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The Glossary of Foundry and Casting

To help metal casting buyers and sellers to understand more about metal casting and foundry operation terms. All terms have been arranged in alphabetical order.

A-B  C-D-E  F-G-H-I  J-K-L-M-N  O-P-Q-R-S-T  U-V-W-X-Y-Z

Ultrasonic Cleaning
Immersion cleaning aided by ultrasonic waves which cause microagitation.

Ultrasonic Testing
A nondestructive method of testing metal for flaws based on the fact that ultrasonic waves are reflected and refracted at the boundaries of a solid medium. Ultrasonic testing is used to detect flaws in materials.

See Supercooling.

Part of a mold or die requiring a drawback. See Drawback.

Unkilled Steel
A wild steel insufficiently deoxidized so that it evolves gas and blowholes during solidification. See Killed Steel.

In castings, the removal and repair of discontinuities to raise the quality level of the casting beyond that which can be economically achieved by good foundry practice. See Casting, Foundry.

Upper Yield Point (Also Yield Point)
Denoted in yield point phenomenon as a distinct break from the elastic region accompanied by a drop in load, yet prior to plastic deformation in the stress-strain curve in a low-carbon steel.

An addition to any flask part to increase height or depth.

Urea Formaldehyde Resin
A thermosetting product of condensation from urea or thio-urea and formaldehyde, soluble in water and used as a sand binder in core and mold compounds.

Vacuum Casting
A casting in which metal is melted and poured under very low atmospheric pressure; a form of permanent mold casting where the mold is inserted into liquid metal, vacuum is applied, and metal drawn up into the cavity. See Cavity, Mold, Mold Casting.

Vacuum Degassing
The use of a vacuum technique to remove dissolved gases such as hydrogen, oxygen, and nitrogen from molten alloys.

Vacuum Melting
Melting, usually by induction heating, in a closed container which is subjected to a vacuum.

Vacuum Refining
Melting in a vacuum, usually by electrical induction, to remove gaseous contaminants from the metal.

Value Analysis
In manufacturing, an analysis to determine the most economical method of manufacturing, taking into account the cost and the process capability of alternate manufacturing systems under consideration, their degree of variation, the benefits of the resultant product, and desired quality and production quantity and rate.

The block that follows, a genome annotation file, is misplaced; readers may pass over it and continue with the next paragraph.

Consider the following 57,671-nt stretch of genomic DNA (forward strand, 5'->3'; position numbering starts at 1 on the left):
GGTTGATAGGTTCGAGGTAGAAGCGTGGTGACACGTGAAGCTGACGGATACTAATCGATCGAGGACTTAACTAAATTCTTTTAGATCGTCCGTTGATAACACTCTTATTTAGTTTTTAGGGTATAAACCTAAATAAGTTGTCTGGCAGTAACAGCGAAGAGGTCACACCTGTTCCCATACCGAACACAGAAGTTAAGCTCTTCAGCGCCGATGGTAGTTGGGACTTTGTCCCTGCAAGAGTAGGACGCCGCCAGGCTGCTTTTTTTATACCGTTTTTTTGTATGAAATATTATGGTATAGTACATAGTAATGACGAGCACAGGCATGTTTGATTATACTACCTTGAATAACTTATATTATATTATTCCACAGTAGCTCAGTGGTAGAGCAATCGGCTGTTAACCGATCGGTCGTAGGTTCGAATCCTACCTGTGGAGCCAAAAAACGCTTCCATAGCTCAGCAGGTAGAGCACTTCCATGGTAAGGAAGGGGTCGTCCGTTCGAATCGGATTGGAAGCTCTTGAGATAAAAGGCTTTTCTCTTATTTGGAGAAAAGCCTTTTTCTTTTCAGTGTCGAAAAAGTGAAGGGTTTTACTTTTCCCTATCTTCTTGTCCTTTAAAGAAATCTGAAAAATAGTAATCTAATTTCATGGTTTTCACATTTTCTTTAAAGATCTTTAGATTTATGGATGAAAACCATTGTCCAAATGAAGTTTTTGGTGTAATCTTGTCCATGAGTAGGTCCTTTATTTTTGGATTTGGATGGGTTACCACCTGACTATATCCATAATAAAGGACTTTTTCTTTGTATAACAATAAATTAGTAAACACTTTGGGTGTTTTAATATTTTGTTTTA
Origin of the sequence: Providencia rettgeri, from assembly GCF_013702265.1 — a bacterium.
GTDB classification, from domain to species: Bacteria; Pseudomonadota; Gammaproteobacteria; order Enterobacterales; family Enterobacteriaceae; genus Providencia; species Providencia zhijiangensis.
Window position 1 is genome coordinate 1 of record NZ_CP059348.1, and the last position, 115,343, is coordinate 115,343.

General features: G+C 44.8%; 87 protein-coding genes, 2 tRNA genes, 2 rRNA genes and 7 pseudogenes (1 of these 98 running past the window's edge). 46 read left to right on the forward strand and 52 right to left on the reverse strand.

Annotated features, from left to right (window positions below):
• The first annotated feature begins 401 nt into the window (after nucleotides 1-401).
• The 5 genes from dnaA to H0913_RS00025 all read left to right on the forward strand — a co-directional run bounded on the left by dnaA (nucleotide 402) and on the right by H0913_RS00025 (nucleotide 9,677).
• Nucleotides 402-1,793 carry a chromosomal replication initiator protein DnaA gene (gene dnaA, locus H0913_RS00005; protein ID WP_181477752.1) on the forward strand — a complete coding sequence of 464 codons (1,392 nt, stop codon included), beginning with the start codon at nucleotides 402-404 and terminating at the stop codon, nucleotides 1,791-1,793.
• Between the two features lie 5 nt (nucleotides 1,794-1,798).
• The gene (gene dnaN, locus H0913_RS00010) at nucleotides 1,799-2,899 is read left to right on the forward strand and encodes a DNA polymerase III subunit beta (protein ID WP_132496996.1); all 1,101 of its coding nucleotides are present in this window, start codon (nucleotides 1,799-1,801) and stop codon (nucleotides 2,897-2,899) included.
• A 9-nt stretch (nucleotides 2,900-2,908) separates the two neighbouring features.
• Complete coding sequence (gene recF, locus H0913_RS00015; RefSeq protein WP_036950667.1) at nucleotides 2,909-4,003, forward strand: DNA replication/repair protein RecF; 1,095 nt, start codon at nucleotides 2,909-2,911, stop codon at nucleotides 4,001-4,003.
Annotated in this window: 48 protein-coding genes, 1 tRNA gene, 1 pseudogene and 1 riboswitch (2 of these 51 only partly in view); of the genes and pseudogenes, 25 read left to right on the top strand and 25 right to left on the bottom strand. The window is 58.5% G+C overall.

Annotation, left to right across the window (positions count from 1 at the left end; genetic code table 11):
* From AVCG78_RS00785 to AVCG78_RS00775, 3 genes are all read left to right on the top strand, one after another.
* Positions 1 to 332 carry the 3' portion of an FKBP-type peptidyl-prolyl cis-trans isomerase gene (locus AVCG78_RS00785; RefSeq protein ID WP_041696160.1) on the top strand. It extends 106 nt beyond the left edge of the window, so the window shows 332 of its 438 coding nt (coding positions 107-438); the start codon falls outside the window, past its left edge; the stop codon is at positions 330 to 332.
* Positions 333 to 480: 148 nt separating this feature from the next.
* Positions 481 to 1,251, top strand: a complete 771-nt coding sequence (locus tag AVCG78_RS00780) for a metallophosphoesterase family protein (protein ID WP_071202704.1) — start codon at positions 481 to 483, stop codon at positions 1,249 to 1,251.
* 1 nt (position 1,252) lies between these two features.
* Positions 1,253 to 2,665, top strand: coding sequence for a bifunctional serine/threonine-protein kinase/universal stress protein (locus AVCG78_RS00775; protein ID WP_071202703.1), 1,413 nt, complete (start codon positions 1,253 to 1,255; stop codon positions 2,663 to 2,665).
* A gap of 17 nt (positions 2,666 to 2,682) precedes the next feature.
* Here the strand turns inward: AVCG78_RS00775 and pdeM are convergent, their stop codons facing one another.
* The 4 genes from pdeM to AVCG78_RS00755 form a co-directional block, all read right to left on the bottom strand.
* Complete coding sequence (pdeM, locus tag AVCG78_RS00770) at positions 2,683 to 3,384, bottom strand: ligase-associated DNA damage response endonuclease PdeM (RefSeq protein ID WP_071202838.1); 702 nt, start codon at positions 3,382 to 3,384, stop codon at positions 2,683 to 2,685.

A white, hard, metallic element, mp 1800°C (3272°F), used as an alloy in iron and steel; a powerful carbide stabilizer and deoxidizer.

Vegetable Oils
Oils extracted from plants, used as drying oils in oil core manufacture. Linseed oil is an example.

Surface defect on castings appearing as veins or wrinkles, which results from cracks in the sand due to elevated temperature conditions and occurs mostly in cores. See Casting, Cores, Defect.

A discontinuity on the surface of a casting appearing as a raised, narrow, linear ridge that forms upon cracking of the sand mold or core due to expansion of the sand during filling of the mold with molten metal. See Defect.

Small opening or passage through which gases can escape during the pouring of a mold. It is alco called a vent hole.

Vent Rod
A piece of wire or bar to form the vents in the sand.

Vent Wax
Wax in rod shape placed in the core during manufacture. In the oven the wax is melted out, leaving a vent or passage.

Perforation with a vent wire of the sand over and around a mold cavity to assist in the escape of the gases.

Vertical Axis Casting Machine
A centrifugal casting machine in which the axis of rotation of the mold is vertical.

A mechanical device, operated by compressed air or electricity, used to loosen a pattern from a mold by jarring or vibration as it is withdrawn from the sand.

Vickers Diamond
The diamon pyramid used in Vickers Hardness Testing. See Vickers Hardness Test.

Vickers Diamond Pyramid Hardness Tester
Patented indentation hardness machine. See Hardness.

Vickers Hardness Test
A method of determining the hardness of steel using a diamond pyramid that is pressed into the polished surface of the specimen and the diagonals of the impression are measured with a microscope fitted with a micrometer eye piece. The rate of application and duration are automatically controlled and the load can be varied. See Vickers Diamond.

Virgin Metal (Primary Metal)
Metal extracted directly from the ore; not previously used.

The resistance of fluid substance to flowing, quantitatively characteristic for an individual substance at a given temperature and under other definite external conditions.

A shrinkage cavity produced in casting during solidification. See Casting, Cavity, Shrinkage, Solidification.

A casting technique.

Warm Box Process
Coremaking method in which the corebox is warm when the core sand is introduced. The warmth of the corebox initiates curing but does not complete it. Cores finish curing outside the corebox (sometimes in a separate dryer), allowing for faster core production cycles than with the Hot Box process. Cores created using this process must be solid- they cannot be shell cores. See Cores, Core Box, Hot Box Process.

Deformation other than contraction that develops in a casting between solidification and room temperature; also, distortion occurring during annealing, stress relieving, and high-temperature service.